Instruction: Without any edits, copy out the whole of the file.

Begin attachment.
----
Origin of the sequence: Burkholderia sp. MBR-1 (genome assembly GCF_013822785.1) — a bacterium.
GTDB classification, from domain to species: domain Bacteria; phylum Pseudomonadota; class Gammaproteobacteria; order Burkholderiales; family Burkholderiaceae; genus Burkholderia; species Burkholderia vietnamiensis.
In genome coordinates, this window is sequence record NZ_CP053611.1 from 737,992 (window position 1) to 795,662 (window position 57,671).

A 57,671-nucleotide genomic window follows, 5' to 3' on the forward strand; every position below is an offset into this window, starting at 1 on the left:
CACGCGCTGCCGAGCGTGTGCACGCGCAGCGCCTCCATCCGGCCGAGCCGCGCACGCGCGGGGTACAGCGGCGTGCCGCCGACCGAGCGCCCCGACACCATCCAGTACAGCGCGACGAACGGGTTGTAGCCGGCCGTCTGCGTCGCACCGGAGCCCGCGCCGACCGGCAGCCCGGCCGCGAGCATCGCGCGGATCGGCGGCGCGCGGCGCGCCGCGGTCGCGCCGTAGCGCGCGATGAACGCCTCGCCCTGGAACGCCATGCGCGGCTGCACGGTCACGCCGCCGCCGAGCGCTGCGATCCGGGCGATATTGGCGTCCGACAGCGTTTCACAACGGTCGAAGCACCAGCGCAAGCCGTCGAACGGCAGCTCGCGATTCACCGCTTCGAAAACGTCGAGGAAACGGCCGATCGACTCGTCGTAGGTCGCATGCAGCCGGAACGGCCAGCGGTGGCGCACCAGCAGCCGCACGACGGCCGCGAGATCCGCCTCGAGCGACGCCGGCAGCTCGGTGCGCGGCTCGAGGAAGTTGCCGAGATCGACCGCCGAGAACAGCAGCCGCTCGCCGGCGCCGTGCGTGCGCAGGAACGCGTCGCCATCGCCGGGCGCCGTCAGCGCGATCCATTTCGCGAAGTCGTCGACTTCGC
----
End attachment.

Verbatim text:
Origin of the sequence: Burkholderia sp. MBR-1 (genome assembly GCF_013822785.1) — a bacterium.
GTDB classification, from domain to species: domain Bacteria; phylum Pseudomonadota; class Gammaproteobacteria; order Burkholderiales; family Burkholderiaceae; genus Burkholderia; species Burkholderia vietnamiensis.
In genome coordinates, this window is sequence record NZ_CP053611.1 from 737,992 (window position 1) to 795,662 (window position 57,671).

A 57,671-nucleotide genomic window follows, 5' to 3' on the forward strand; every position below is an offset into this window, starting at 1 on the left:
CACGCGCTGCCGAGCGTGTGCACGCGCAGCGCCTCCATCCGGCCGAGCCGCGCACGCGCGGGGTACAGCGGCGTGCCGCCGACCGAGCGCCCCGACACCATCCAGTACAGCGCGACGAACGGGTTGTAGCCGGCCGTCTGCGTCGCACCGGAGCCCGCGCCGACCGGCAGCCCGGCCGCGAGCATCGCGCGGATCGGCGGCGCGCGGCGCGCCGCGGTCGCGCCGTAGCGCGCGATGAACGCCTCGCCCTGGAACGCCATGCGCGGCTGCACGGTCACGCCGCCGCCGAGCGCTGCGATCCGGGCGATATTGGCGTCCGACAGCGTTTCACAACGGTCGAAGCACCAGCGCAAGCCGTCGAACGGCAGCTCGCGATTCACCGCTTCGAAAACGTCGAGGAAACGGCCGATCGACTCGTCGTAGGTCGCATGCAGCCGGAACGGCCAGCGGTGGCGCACCAGCAGCCGCACGACGGCCGCGAGATCCGCCTCGAGCGACGCCGGCAGCTCGGTGCGCGGCTCGAGGAAGTTGCCGAGATCGACCGCCGAGAACAGCAGCCGCTCGCCGGCGCCGTGCGTGCGCAGGAACGCGTCGCCATCGCCGGGCGCCGTCAGCGCGATCCATTTCGCGAAGTCGTCGACTTCGC